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Eradicating smoking or eradicating smokers?

Finland in not the only country to envision a smoke-free future but it may really the first one to achieve this endgame. And the measures adopted against the e-cigarette also indicate that the goal is not simply to eradicate smoking but also to annihilate any use of nicotine.

To the question of legitimacy for a government to force the end of smoking or tobacco, Clive Bates answers that it “cannot simply be assumed that there are no smokers who value smoking, tobacco or nicotine use more than they value the health gain they get by stopping”. Welfare is also a non-negligible parameter to consider when evaluating the pertinence of such prohibitive regulation and ‘welfare maximization’ should be preferred to ‘smoking minimization”, according to the tobacco expert.

Fees, taxes and smoking bans

To reach this goal, Finnish authorities attack not only smokers but also retailers. The measures taken in this direction are diverse and may allow, for example, housing associations to apply for a municipal permit to ban smoking on balconies and yards. The ban on certain flavors appreciated by smokers is another example of the recent measures, as well as the skyrocketing price of annual fees for nicotine product retailers. From 2016 to 2017 the fees have been multiplied by up to 30 to discourage retailer from pursuing their activity.

The measures taken against vapers are also some of the most stringent in Europe. In 2017, 10ml bottles of e-liquid (nicotine or not) are taxed 3€ and the only flavor allowed in e-liquids is tobacco. Domestic and cross-border sales are also submitted to harsh restrictions.

Nanny State’s arsenal to achieve a tobacco endgame

In an article [1] published in 2015, researchers at the University of California in San Francisco identified key tobacco control measures for countries aiming at phasing out smoking.

Some proposals are designed to around the products and make it less appealing (plain packaging, ban on flavors) or less addictive (very low nicotine cigarettes). Combined or not with product-oriented approaches, user-oriented approaches are also used like restrictions on sales with, for example a smoker’s license allowing the user to purchase a limited number of cigarette packs per year, tobacco only available on prescription or sales restriction by year born. The latter has recently been proposed by the Norwegian Medical Association to phase out smoking by 2035.

After the user and its product, another lever is the market. Licensing, outlet restrictions, display bans and price controls are some of the most popular measures enacted in tobacco control policies, even if no tobacco endgame is envisioned. Capped prices policies are deterrent for manufacturers who see a drastic reduction of their benefits. Ban on combustible cigarettes is probably the most drastic measure to reach a tobacco-free goal provided that the ban is enforced with conviction. Poor enforcement of the law combined to border permeability significantly raised contraband of tobacco products and hardly reduced smoking rates in countries with such bans. Other approaches with quotas on tobacco manufacture and imports also require from the regulatory body an efficient control on market.

Finally, empowering institutions for tobacco control has turned to be one of the most efficient way to regulate tobacco production, marketing and sales. Variations around this idea have emerged with the takeover of tobacco companies by states, performance-based regulations or regulated market models.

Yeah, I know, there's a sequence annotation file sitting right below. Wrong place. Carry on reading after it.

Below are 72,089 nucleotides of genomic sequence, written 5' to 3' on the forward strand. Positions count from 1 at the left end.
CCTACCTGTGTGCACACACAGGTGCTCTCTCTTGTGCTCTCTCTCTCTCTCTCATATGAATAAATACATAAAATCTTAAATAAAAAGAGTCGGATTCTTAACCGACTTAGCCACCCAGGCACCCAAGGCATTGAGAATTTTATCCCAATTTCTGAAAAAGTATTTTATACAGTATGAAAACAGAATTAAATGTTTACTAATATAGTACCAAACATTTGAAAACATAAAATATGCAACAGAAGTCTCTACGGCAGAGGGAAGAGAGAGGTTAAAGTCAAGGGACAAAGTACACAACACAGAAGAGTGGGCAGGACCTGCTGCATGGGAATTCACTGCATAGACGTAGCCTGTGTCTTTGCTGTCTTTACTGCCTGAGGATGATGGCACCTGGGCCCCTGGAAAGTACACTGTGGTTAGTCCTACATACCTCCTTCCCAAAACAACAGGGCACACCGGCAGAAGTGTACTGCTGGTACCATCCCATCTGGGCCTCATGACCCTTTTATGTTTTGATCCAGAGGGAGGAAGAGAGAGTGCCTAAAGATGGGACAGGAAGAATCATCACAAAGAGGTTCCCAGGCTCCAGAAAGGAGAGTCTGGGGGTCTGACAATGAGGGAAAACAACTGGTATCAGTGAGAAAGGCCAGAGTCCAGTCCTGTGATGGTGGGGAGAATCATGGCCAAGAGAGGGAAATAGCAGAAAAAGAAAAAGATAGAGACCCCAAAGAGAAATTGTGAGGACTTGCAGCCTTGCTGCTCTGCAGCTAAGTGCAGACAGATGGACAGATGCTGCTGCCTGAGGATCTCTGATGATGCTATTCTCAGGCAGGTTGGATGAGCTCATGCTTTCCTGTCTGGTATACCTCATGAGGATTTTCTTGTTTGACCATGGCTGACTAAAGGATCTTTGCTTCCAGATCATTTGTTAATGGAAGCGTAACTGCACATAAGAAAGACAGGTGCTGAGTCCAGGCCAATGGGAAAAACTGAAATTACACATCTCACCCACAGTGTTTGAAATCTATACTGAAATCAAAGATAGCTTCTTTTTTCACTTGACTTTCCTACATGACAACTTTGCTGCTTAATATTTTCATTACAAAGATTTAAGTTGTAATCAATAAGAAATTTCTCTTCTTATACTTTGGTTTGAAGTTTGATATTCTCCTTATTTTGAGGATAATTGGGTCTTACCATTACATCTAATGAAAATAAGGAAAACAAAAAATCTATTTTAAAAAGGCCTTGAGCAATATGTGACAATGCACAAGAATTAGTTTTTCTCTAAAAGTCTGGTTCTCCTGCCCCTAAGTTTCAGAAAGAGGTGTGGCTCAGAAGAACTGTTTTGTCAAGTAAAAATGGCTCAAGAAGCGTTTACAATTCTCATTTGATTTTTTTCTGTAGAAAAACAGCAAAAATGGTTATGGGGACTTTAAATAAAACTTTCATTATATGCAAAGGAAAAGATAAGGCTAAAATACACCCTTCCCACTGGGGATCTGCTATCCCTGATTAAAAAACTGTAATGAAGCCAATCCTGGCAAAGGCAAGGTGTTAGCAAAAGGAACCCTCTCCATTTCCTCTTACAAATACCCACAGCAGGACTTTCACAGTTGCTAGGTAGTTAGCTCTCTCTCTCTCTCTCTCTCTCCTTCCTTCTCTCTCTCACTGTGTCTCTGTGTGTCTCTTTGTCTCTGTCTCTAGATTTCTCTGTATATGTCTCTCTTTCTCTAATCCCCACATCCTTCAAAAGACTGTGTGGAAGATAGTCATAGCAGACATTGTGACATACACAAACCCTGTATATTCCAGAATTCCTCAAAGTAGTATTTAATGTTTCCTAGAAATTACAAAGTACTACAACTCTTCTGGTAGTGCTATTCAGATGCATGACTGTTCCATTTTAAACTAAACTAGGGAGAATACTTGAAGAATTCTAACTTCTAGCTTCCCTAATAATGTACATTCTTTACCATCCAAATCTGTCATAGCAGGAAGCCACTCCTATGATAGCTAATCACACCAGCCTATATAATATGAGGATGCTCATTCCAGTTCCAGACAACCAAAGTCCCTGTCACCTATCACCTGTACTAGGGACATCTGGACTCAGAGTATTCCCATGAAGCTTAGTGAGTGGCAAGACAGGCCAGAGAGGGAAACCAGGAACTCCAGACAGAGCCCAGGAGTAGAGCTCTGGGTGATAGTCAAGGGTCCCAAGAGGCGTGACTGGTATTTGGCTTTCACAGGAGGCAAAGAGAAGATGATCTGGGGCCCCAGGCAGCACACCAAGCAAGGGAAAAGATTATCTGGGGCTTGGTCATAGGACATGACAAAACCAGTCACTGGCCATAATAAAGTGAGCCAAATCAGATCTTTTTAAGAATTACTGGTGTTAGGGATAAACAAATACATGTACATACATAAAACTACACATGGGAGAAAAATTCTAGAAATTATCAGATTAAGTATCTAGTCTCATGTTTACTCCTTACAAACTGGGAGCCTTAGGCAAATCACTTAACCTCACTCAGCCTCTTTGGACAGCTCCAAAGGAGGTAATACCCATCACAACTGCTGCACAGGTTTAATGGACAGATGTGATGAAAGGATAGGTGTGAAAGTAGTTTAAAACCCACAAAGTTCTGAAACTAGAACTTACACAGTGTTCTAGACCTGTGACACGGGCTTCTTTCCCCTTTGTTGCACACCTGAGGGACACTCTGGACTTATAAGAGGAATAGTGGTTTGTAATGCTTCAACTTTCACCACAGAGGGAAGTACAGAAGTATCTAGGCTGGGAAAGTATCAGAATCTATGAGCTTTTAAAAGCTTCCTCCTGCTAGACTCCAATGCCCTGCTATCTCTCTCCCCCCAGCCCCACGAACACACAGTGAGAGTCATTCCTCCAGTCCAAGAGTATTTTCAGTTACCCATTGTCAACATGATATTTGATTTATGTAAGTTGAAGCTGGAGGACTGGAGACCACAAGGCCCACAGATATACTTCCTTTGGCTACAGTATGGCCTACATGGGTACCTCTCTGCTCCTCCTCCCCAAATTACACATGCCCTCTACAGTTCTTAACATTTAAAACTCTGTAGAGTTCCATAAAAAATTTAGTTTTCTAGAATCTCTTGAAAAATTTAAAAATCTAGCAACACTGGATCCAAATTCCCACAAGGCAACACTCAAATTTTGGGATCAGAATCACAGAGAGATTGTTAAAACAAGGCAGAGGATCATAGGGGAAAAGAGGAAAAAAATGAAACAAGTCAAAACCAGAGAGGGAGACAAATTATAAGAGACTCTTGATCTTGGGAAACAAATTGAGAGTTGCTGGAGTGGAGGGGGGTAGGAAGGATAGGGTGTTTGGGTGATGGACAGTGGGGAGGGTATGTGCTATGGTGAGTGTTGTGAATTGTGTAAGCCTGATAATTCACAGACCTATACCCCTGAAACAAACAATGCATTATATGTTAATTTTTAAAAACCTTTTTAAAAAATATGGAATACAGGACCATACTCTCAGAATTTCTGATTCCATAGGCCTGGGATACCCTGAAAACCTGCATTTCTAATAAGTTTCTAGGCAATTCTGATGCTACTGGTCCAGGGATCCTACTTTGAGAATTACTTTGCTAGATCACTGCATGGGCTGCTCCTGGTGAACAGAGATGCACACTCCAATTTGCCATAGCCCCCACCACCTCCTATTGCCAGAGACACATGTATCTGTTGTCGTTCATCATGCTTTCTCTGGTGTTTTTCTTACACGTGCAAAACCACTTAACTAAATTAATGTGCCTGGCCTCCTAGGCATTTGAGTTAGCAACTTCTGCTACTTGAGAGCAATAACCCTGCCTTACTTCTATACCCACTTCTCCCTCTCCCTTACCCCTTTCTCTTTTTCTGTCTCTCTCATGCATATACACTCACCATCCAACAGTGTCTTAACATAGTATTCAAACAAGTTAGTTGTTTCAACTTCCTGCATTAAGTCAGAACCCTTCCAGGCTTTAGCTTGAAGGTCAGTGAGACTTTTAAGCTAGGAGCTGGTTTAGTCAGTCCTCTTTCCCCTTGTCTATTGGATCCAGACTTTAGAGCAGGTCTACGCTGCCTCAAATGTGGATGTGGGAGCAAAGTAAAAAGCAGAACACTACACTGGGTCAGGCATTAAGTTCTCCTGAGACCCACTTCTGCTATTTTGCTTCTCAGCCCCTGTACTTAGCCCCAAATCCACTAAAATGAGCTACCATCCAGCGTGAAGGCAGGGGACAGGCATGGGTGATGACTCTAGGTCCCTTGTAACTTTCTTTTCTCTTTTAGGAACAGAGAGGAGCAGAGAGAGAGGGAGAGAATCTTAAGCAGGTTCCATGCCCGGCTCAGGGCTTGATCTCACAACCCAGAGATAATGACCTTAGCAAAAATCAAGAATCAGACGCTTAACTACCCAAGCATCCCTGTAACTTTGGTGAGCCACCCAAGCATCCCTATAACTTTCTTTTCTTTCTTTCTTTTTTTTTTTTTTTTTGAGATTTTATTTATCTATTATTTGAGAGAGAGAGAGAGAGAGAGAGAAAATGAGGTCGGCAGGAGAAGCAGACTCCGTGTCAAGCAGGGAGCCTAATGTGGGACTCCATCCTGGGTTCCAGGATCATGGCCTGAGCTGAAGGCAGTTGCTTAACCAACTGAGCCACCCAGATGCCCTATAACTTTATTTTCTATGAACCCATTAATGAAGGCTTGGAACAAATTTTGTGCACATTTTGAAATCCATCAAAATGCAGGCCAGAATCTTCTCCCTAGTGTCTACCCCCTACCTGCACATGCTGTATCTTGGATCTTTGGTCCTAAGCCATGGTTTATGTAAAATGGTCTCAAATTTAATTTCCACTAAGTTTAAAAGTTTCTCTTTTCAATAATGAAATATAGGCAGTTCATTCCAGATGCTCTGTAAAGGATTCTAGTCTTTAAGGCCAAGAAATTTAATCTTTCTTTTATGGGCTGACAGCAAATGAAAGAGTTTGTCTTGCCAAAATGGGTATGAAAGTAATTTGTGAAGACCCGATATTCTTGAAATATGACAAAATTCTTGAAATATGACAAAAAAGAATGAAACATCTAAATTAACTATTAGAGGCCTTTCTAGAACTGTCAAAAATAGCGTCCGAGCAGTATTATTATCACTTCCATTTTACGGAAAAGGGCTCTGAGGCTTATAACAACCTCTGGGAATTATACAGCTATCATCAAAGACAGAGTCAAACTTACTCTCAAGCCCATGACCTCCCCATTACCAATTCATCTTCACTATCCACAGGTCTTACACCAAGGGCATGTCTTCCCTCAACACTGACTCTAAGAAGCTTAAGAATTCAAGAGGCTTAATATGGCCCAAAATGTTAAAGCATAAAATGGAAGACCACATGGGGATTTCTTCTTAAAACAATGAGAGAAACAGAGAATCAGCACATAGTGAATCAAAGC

Advantage cleaner nicotine products over combustibles

The authors discuss the opportunity to propose another type of products with a lower risk profile than combustible cigarettes. Snus has been such a product in the past and the electronic or heat-not-burn cigarettes could also be considered in this category for the future but scientific controversies often push regulators behind the precautionary principle instead of taking advantage of reduced risk products over combustibles.

In their “Roadmap towards a Smoke-Free Finland”, the government committed to strong tobacco control policies in line with the requirements of the WHO FCTC. Implementing the WHO FCTC recommendations inevitably opens the door to a colourful portfolio of endgame strategies ranging from the Tobacco Free Generation proposal to the phasing out of combustible cigarettes. Given the lukewarm, if not cold, position WHO FCTC adopted against e-cigarettes a strongly regulated market in electronic nicotine delivery devices is hardly avoidable.

Because prohibition has never been a synonym for ‘no sale at all’, experience tells us that the supply chain, in this case, often reconfigures to match demand through intermediaries and illegal sales. The 1,200 km border that Finland shares with Russia, where e-cigarette is booming and above 60% of men are smoking, is likely a poor barrage for illicit trade. Contraband and black market also represent a risk for the government to see some of the most heavily regulated products sold illegally, causing a lack of tax revenue and an underestimate of the true penetration of the product in the population.


[1] McDaniel, P. A., Smith, E. A., & Malone, R. E. (2015). The tobacco endgame: a qualitative review and synthesis. Tobacco control, tobaccocontrol-2015.

  • Namnoot

    Anyone else find it rather hypocritical that countries like Finland are only going after tobacco, while pot smoking (which in my opinion is far more offensive than tobacco smoking) is being given free-reign? Either you go smoke-free meaning no one smokes ANYTHING, or what’s the point? But then there are those who are delusional to think legalizing pot is going to magically end illegal trade in addictive substances – especially those who are basically saying “legalize pot, illegalize tobacco”. You’re just trading one drug war for another.